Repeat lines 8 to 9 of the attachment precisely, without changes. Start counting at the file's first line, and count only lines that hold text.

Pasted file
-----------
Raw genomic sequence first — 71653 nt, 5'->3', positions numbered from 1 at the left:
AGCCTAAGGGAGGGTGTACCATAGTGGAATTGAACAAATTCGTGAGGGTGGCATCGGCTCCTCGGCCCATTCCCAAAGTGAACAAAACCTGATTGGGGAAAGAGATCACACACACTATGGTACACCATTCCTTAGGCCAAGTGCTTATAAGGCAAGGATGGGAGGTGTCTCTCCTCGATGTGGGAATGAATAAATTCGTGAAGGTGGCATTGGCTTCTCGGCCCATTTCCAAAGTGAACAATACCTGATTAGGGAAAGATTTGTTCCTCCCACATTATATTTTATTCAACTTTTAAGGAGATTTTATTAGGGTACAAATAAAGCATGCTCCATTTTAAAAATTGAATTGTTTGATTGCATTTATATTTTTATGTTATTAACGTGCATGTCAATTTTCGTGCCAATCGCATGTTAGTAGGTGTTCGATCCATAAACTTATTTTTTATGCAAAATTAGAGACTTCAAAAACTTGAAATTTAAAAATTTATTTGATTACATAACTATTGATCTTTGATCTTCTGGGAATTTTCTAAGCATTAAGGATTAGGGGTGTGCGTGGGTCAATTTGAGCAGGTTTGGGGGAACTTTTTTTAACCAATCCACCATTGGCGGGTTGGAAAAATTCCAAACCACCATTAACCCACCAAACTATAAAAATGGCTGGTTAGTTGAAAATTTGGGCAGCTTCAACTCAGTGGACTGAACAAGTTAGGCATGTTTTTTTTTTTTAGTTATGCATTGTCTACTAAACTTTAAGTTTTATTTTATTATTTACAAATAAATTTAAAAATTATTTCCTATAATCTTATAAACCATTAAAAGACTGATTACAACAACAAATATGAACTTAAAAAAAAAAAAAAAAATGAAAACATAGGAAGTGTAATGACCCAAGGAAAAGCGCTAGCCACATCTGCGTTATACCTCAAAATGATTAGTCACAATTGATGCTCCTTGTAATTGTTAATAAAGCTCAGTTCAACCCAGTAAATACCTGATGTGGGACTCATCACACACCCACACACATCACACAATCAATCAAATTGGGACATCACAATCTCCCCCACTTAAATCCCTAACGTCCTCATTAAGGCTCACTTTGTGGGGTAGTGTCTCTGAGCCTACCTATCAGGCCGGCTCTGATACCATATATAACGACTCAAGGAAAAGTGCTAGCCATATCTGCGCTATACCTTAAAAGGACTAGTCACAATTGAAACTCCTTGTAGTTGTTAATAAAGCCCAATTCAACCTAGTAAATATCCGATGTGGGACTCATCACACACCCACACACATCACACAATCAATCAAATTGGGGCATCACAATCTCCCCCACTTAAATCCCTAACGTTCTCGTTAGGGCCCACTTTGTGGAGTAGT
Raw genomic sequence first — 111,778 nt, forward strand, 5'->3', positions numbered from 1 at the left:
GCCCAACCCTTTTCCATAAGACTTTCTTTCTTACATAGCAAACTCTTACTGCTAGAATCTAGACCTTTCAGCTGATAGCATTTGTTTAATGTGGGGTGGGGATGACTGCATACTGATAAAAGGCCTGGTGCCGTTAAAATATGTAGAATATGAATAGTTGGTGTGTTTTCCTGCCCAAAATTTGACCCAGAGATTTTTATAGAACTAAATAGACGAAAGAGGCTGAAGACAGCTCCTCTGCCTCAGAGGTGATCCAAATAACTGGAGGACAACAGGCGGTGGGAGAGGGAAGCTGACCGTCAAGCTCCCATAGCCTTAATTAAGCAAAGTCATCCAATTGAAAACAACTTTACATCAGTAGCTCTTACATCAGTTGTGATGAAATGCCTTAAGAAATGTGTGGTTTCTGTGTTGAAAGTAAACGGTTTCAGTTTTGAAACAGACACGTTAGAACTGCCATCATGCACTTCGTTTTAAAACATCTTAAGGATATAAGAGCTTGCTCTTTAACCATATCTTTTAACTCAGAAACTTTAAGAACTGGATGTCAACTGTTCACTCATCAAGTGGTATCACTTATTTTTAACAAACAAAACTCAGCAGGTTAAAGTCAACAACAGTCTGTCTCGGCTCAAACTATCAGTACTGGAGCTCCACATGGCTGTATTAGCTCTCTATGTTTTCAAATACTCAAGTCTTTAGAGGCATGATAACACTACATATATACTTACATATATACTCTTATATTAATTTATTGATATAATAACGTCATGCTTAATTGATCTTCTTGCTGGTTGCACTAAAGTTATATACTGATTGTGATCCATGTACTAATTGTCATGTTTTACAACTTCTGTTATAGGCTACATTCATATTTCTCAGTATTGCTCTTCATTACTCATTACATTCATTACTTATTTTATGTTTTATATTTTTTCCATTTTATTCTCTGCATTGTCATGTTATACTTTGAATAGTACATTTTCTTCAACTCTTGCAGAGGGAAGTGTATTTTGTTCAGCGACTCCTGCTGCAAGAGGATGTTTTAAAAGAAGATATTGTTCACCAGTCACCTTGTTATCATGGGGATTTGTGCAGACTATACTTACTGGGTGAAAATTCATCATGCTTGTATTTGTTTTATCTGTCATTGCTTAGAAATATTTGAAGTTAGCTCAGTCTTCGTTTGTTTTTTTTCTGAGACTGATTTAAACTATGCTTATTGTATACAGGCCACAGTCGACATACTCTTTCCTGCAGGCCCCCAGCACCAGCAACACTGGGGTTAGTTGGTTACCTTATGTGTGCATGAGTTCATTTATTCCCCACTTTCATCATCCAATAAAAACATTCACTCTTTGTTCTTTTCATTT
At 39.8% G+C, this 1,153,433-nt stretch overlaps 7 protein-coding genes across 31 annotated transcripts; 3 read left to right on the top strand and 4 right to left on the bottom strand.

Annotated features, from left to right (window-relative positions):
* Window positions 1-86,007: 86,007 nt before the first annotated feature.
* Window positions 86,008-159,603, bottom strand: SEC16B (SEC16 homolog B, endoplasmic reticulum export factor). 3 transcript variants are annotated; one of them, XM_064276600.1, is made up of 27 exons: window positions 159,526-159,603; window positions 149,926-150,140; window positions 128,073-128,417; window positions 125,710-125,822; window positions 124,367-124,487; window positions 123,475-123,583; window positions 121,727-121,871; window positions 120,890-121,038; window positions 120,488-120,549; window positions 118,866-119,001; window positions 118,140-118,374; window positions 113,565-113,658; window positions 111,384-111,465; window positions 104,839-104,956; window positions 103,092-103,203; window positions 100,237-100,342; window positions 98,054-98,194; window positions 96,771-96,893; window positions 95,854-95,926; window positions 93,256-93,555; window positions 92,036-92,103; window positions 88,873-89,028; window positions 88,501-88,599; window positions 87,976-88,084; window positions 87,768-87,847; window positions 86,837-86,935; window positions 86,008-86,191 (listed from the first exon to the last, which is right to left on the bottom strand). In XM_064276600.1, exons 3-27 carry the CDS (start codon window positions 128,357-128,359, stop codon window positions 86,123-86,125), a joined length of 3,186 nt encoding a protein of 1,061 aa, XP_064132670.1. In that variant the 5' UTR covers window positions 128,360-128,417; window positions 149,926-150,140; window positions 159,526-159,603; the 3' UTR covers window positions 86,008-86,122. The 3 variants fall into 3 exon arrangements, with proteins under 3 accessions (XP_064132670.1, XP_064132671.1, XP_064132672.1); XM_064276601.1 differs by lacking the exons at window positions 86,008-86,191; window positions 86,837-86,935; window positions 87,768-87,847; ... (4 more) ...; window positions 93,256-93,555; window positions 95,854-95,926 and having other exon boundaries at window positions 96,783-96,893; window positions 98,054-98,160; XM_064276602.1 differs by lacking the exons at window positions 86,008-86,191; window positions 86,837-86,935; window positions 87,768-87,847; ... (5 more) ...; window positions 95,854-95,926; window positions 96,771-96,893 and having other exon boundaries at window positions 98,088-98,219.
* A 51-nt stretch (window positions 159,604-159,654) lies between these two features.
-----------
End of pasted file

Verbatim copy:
* Window positions 86,008-159,603, bottom strand: SEC16B (SEC16 homolog B, endoplasmic reticulum export factor). 3 transcript variants are annotated; one of them, XM_064276600.1, is made up of 27 exons: window positions 159,526-159,603; window positions 149,926-150,140; window positions 128,073-128,417; window positions 125,710-125,822; window positions 124,367-124,487; window positions 123,475-123,583; window positions 121,727-121,871; window positions 120,890-121,038; window positions 120,488-120,549; window positions 118,866-119,001; window positions 118,140-118,374; window positions 113,565-113,658; window positions 111,384-111,465; window positions 104,839-104,956; window positions 103,092-103,203; window positions 100,237-100,342; window positions 98,054-98,194; window positions 96,771-96,893; window positions 95,854-95,926; window positions 93,256-93,555; window positions 92,036-92,103; window positions 88,873-89,028; window positions 88,501-88,599; window positions 87,976-88,084; window positions 87,768-87,847; window positions 86,837-86,935; window positions 86,008-86,191 (listed from the first exon to the last, which is right to left on the bottom strand). In XM_064276600.1, exons 3-27 carry the CDS (start codon window positions 128,357-128,359, stop codon window positions 86,123-86,125), a joined length of 3,186 nt encoding a protein of 1,061 aa, XP_064132670.1. In that variant the 5' UTR covers window positions 128,360-128,417; window positions 149,926-150,140; window positions 159,526-159,603; the 3' UTR covers window positions 86,008-86,122. The 3 variants fall into 3 exon arrangements, with proteins under 3 accessions (XP_064132670.1, XP_064132671.1, XP_064132672.1); XM_064276601.1 differs by lacking the exons at window positions 86,008-86,191; window positions 86,837-86,935; window positions 87,768-87,847; ... (4 more) ...; window positions 93,256-93,555; window positions 95,854-95,926 and having other exon boundaries at window positions 96,783-96,893; window positions 98,054-98,160; XM_064276602.1 differs by lacking the exons at window positions 86,008-86,191; window positions 86,837-86,935; window positions 87,768-87,847; ... (5 more) ...; window positions 95,854-95,926; window positions 96,771-96,893 and having other exon boundaries at window positions 98,088-98,219.
* A 51-nt stretch (window positions 159,604-159,654) lies between these two features.